The Next Faithful Step
Episode 5: The Worker Bees
Almond Springs (Scott Cormode, Fuller Seminary)
They called themselves "The Worker Bees" because they were the ones who got things done at the First Church of Almond Springs, California. On this late October morning, the six women of the Bees were hosting their pastor, Rev. Charlotte Robinson, for the first time.
The Worker Bees are unique at First Church. Charlotte first learned about them when she met with the chair of the congregation's Mission Committee, Ansel Richards. "I may be listed as the chair," Ansel laughed, "but I don't actually go to the meetings." He paused for effect and then explained. "For years the Worker Bees have been the Mission Committee. The Bees meet every Tuesday morning. One Tuesday of the month, they are the Mission Committee. Other weeks they plan social events or make food for shut-ins." Charlotte was puzzled. "Then why are you the chair?" she asked, wondering about an absentee male heading a women's group.
"It was Jo's idea," Ansel said referring to Louis Walsh's energetic wife. "When I was asked to be on the Church Board, I initially declined because I'm a teacher and I don't have time to go to board meetings and be on a committee. So Jo made me an honorary Worker Bee. They don't need any more help and she wanted me to be on the Church Board. So she just waved whatever wand she has as the Queen Bee and gave me honorary bee status." "But why make you chair?" Charlotte persisted.
"Jo Walsh believes in rotating leadership. She decided everyone should have a chance to be in charge. So everyone gets a turn to be chair. She still types up all the minutes herself, leads most discussions, and makes the reports to the board. That way no one feels put upon. I guess my turn came up because in January the minutes started listing me as chair. I expect that I will have to give up my hard-earned title as chair when the calendar year ends. Jo's really the one you should talk to about the Worker Bees." So Charlotte called Jo.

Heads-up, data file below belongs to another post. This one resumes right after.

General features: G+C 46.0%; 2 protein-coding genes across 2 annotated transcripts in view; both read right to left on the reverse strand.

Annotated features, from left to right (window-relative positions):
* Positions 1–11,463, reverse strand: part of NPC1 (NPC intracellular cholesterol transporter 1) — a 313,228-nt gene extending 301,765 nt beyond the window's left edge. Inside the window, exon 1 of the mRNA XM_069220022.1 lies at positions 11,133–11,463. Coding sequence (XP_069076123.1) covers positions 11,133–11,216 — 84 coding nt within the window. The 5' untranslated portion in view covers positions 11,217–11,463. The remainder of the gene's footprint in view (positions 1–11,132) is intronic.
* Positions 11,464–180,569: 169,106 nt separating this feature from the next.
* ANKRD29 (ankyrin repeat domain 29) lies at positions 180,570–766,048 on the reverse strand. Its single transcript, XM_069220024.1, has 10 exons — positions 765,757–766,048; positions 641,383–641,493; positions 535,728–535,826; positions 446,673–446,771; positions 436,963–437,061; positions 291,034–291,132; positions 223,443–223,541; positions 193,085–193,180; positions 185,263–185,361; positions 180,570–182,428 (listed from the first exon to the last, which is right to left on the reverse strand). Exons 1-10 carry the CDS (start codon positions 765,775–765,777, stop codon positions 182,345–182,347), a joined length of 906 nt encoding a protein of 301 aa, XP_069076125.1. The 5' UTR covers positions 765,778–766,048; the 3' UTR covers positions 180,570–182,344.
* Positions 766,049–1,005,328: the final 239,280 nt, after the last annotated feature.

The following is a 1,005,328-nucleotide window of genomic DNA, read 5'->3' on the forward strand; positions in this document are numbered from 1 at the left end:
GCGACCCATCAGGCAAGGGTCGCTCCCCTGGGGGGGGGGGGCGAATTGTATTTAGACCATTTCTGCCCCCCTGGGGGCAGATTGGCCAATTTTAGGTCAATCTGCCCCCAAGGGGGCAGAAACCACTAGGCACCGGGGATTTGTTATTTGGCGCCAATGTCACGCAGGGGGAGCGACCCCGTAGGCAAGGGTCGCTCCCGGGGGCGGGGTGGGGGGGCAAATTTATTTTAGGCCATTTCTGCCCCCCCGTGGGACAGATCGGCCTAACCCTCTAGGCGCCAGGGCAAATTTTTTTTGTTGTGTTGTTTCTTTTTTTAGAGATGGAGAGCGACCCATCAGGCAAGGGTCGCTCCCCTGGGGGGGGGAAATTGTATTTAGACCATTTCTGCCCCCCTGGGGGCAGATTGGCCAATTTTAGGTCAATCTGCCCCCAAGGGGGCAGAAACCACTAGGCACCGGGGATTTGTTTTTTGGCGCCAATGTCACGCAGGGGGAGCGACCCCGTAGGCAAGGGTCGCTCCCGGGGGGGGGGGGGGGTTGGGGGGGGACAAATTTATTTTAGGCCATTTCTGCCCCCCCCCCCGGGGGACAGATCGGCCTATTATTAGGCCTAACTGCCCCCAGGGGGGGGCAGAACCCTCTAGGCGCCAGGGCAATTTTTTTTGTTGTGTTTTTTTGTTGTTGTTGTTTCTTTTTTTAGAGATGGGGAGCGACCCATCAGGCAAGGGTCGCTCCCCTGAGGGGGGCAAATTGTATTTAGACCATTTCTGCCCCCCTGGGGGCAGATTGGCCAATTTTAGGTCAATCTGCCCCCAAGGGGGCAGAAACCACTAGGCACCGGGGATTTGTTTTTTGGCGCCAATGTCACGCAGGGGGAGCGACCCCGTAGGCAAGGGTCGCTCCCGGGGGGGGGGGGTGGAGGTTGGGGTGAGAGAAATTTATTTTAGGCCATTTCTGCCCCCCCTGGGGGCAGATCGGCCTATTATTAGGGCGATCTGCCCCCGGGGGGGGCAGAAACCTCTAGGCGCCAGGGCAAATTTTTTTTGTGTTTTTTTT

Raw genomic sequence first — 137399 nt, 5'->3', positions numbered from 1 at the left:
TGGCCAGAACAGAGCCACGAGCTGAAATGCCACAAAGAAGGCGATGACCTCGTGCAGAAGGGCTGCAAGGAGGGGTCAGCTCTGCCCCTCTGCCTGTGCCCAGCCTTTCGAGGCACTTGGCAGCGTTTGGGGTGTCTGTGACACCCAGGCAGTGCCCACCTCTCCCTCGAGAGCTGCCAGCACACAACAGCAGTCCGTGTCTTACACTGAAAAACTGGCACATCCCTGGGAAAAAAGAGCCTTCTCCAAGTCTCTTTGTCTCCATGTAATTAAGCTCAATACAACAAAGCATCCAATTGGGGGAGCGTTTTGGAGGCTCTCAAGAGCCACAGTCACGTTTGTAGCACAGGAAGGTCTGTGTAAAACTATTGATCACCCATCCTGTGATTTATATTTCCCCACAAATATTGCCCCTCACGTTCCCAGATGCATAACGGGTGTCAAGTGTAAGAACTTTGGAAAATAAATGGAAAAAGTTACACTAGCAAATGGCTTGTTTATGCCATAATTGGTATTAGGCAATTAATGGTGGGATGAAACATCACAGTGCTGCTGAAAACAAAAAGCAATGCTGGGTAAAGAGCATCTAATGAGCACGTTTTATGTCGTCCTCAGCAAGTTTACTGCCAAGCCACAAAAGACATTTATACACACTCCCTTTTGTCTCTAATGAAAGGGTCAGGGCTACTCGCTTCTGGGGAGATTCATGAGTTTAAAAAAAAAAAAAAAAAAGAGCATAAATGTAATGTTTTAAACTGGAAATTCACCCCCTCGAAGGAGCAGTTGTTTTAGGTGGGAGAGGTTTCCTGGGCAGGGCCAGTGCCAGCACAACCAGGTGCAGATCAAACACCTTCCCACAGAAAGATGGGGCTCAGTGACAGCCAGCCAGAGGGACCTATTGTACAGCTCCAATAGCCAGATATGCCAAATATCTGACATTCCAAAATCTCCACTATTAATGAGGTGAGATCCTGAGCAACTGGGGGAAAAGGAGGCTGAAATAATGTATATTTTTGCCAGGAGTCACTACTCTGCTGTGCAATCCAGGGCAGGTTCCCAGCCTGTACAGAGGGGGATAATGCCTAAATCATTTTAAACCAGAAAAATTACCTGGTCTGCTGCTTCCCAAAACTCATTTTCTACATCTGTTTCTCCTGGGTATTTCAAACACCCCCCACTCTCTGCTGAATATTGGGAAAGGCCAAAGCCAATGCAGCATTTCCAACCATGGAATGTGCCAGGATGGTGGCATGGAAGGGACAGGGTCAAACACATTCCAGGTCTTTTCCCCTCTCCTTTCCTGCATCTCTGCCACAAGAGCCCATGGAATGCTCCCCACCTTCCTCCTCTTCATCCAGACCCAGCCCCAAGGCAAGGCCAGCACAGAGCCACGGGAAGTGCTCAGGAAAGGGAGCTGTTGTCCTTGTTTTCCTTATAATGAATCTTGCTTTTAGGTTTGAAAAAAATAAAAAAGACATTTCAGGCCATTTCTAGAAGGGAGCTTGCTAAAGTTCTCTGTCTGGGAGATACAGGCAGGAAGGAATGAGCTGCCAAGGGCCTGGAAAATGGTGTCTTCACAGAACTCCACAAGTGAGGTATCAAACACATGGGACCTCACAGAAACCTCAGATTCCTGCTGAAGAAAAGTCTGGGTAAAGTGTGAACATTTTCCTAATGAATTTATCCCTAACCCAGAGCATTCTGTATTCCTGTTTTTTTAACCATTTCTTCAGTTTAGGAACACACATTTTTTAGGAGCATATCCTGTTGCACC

"Come see the Bees in action," Jo said proudly when Charlotte asked about the women's group. The first thing that Charlotte discovered was that Jo's Worker Bees firmly believed in the regenerative powers of food and fun. Jo was the kind of person who would laugh at any joke. And when she tilted her head back in a convulsing cackle, others could not help but join in. Her laughter frequently filled the church kitchen, where the Bees often were found. Whenever someone in the church got sick, the Bees donned their aprons with the baby blue honeybees embroidered on the breast. And soon Jo was at the ailing person's door with a casserole and some funny story. "The Bees do a little of everything," Jo said working up to a laugh, "and everything we do eventually involves food."
"They really do dabble in everything," Charlotte thought when she saw the agenda Jo had written on the old rollaway chalkboard in the Sunday School room. In the course of two hours, the Worker Bees discussed money to support denominational missionaries, evangelism and outreach, the prayer chain, care for the elderly, and three 'local mission' projects near Fresno: a homeless shelter, a home for battered women, and an educational program for the children of migrant farm workers. Charlotte found it all quite dizzying.